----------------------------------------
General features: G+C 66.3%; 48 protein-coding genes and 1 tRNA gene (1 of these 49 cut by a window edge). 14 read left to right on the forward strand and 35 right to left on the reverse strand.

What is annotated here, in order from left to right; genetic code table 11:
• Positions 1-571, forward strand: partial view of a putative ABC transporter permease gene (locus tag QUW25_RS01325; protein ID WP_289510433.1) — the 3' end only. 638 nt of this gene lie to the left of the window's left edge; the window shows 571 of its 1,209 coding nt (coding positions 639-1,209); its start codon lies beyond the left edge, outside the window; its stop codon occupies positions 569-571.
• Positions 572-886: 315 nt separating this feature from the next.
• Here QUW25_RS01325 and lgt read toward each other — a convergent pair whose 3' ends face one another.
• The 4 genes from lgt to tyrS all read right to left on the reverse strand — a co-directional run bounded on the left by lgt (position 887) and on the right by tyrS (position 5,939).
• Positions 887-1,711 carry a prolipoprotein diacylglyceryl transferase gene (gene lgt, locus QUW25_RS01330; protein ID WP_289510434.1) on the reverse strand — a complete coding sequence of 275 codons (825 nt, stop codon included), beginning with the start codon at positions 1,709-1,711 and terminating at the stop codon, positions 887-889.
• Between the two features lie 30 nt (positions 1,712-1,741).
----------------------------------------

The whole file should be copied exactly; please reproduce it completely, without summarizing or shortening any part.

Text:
General features: G+C 66.3%; 48 protein-coding genes and 1 tRNA gene (1 of these 49 cut by a window edge). 14 read left to right on the forward strand and 35 right to left on the reverse strand.

What is annotated here, in order from left to right; genetic code table 11:
• Positions 1-571, forward strand: partial view of a putative ABC transporter permease gene (locus tag QUW25_RS01325; protein ID WP_289510433.1) — the 3' end only. 638 nt of this gene lie to the left of the window's left edge; the window shows 571 of its 1,209 coding nt (coding positions 639-1,209); its start codon lies beyond the left edge, outside the window; its stop codon occupies positions 569-571.
• Positions 572-886: 315 nt separating this feature from the next.
• Here QUW25_RS01325 and lgt read toward each other — a convergent pair whose 3' ends face one another.
• The 4 genes from lgt to tyrS all read right to left on the reverse strand — a co-directional run bounded on the left by lgt (position 887) and on the right by tyrS (position 5,939).
• Positions 887-1,711 carry a prolipoprotein diacylglyceryl transferase gene (gene lgt, locus QUW25_RS01330; protein ID WP_289510434.1) on the reverse strand — a complete coding sequence of 275 codons (825 nt, stop codon included), beginning with the start codon at positions 1,709-1,711 and terminating at the stop codon, positions 887-889.
• Between the two features lie 30 nt (positions 1,712-1,741).